Comment: Re:Risk vs. Reward? (Score 1) 249

by Do You Smell That (#43738109) Attached to: Drones: Coming Soon To the New Jersey Turnpike?
...your first point may be valid (but really? *this* is what the laws spend time protecting?)... but your second point is handled already by the GP's HS math teacher reference. Or, your own post, which points out that in order to break the average speed >= speed limit rule, your speed must either always equal the speed limit, or have exceeded it at some point.

If you need an in-depth lesson (sans actual math), I recommend the first few lectures from .

Comment: Re:Greed (Score 1) 292

by Do You Smell That (#43695573) Attached to: Hanford Nuclear Waste Vitrification Plant "Too Dangerous"
Indeed, re-purposed weapons-grade material is a great source of enriched uranium. In general it's enriched *way* beyond what's needed to run a plant, so can in fact be diluted before being used.

The uranium market declined significantly through the 1980s and 1990s because of the end of the Cold War arms race as well as a cessation in construction of new nuclear plants. Disarmament of nuclear-weapons stockpiles added surplus weapons-grade uranium to the market, which led to a price drop as low as $7 a pound. Much of the fuel currently powering U.S. reactors, for instance, was originally intended for warheads atop Soviet ballistic missiles.

...the fun part is that, for a while, this led to mining/processing companies not actually supplying the amounts needed per year. As the flow of HEU from established stockpiles was slowing down, this led the market price to spike - I'm still kicking myself for not investing in uranium-linked financial instruments (for some silly reason they don't just let people buy uranium hexafluoride like many other commodities ;-) ) over the last few decades. Note that recently, due to less-than-expected new reactor building, and a ramp-up in mining/processing, the price has stabilized a bit, but for a while there was a small fortune to be made if you read the supply/demands right.

Comment: Re:slow news day? (Score 1) 631

by Do You Smell That (#43409543) Attached to: No Such Thing As a Tax-Free Lunch At Google?

ask anyone who works in Manhattan.

Ding ding. I couldn't possibly drive to work. My VP used to, it cost him ~$350/mo for a parking space nearby our office. That's double my monthly train ticket.

I do also consume 5 cups/day of coffee (K-cups, not terribly cheap), with fresh milk. I don't bring my own batteries to work to power my computer. I flush probably 5 toilets/day without paying for the water. I'm typing this post on a computer I didn't pay for...

I'm not saying that taxing services/benefits/freebies/comps/whatever isn't legitimate, but I'd like to see a strict formal definition before deciding whether it's rational.


Big Advance In Hydrogen Production Could Change Alternative Energy Landscape 340

Posted by Soulskill
from the or-we-could-keep-burning-dead-dinosaurs dept.
An anonymous reader writes "Researchers at Virginia Tech say they've had a genuine breakthrough in alternative energy production that could shake up the world's energy structure. Specifically, they've hit on a way to derive large amounts of hydrogen from any plant source. The method uses renewable natural resources, releases almost no greenhouse gasses, and needs no costly or heavy metals. The key is using xylose, the most abundant simple plant sugar, to produce a large quantity of hydrogen that previously was attainable only in theory."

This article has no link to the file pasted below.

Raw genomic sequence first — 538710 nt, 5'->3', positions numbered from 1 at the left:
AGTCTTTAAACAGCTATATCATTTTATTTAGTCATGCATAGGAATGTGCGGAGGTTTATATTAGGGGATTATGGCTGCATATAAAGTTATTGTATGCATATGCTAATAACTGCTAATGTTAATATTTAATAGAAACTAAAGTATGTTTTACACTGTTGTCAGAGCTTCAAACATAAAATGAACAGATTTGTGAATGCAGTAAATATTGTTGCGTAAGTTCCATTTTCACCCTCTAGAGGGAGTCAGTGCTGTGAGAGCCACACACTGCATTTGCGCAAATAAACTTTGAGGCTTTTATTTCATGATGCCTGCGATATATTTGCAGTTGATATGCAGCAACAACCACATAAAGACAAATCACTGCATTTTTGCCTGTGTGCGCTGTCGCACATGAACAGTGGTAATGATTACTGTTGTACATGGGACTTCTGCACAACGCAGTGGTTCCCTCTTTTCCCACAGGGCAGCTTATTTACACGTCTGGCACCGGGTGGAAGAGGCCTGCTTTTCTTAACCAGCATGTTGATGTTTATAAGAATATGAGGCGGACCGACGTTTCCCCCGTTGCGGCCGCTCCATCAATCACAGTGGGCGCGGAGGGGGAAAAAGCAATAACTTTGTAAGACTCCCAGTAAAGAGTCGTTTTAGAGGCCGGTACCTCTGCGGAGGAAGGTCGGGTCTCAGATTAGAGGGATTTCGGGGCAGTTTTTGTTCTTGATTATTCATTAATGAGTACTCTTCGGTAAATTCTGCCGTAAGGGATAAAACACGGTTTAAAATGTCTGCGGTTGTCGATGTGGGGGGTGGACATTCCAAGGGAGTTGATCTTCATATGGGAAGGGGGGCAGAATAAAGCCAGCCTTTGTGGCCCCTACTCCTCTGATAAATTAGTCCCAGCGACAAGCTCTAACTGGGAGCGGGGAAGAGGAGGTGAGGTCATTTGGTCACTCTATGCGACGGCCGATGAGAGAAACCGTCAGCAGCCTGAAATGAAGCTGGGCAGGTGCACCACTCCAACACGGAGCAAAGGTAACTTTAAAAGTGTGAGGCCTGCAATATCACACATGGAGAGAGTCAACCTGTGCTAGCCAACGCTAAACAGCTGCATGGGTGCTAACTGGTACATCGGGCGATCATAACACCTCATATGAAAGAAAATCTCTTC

Comment: Re:Avionics (Score 1) 369

by Do You Smell That (#43275291) Attached to: FAA Pushed To Review Ban On Electronics
Ding ding ding. Well, I can't conclude that the danger is effectively nil, but it's definitely not something they're very worried about.

I fly very often. Most of the times the reminder to turn off the devices will come just before takeoff, and basic compliance checks even for the devices which the attendants saw out and being used tend not to be done. Often you could ignore the request and not have it asked again, since they'll finish their run up the aisle, then prepare for takeoff.

A few times, I've fallen asleep before takeoff (a good special power for a consultant to have) with the bright red light on my noise-cancelling headphones (connected to my phone for music) beaming towards the aisle, and not been awoken by the crew to turn it off. At least twice, my computer has refused to properly standby/hibernate before takeoff, so effectively was still running the whole time in my backpack. As you mention, this was never checked, nor questioned.

Comment: Re:No actual money is involved (Score 1) 248

by Do You Smell That (#43162247) Attached to: Testing an Ad-Free Microtransaction Utopia
Not sure where you're going here with your primate in a cage example. There's no real reason why a primate could knowingly be in a situation where they'd like to gather data on their Xing habits over time, to estimate an upper bound for how many X's they may commit in light of a potential (and now (over)-estimated) punishment.

Let's turn this around. I like the idea of micro-transaction pay-per-read articles. I tend to read ~0-100/day. I'd like to know, roughly, what the most is I'd spend in a month *if I were paying honestly for value I received*. Note the "honestly" and "most" there.

If, in playing with these free buttons, I read an article I like, why do you seem to assume that I'd hit "0" (well you know what I mean) or "1" in that case? I THOUGHT THE ARTICLE WAS GOOD. Here's a fake $.03. Yes, I realize this didn't cost me anything, but now I have a record of one article I would have read, which (were I being honest that day) would have cost me $.03. If I didn't like the article? *Then* they get 0.

Not all information needs to meet 100% rigorous data-quality-real-world standards to be useful. With a month of this tool, I can determine whether I'd be ballparking $5 or $50 **in a world where this existed, and I was being honest with myself**. That's it. It doesn't tell *you* anything about me, and it doesn't necessarily tell the system designer anything about my "real world" payments. But it sure does tell me about me.

TL,DR: This is an easier way to estimate a ceiling amount for how much you may spend in such a system than recording your month's browsing in an excel workbook would have been.

Never trust an operating system.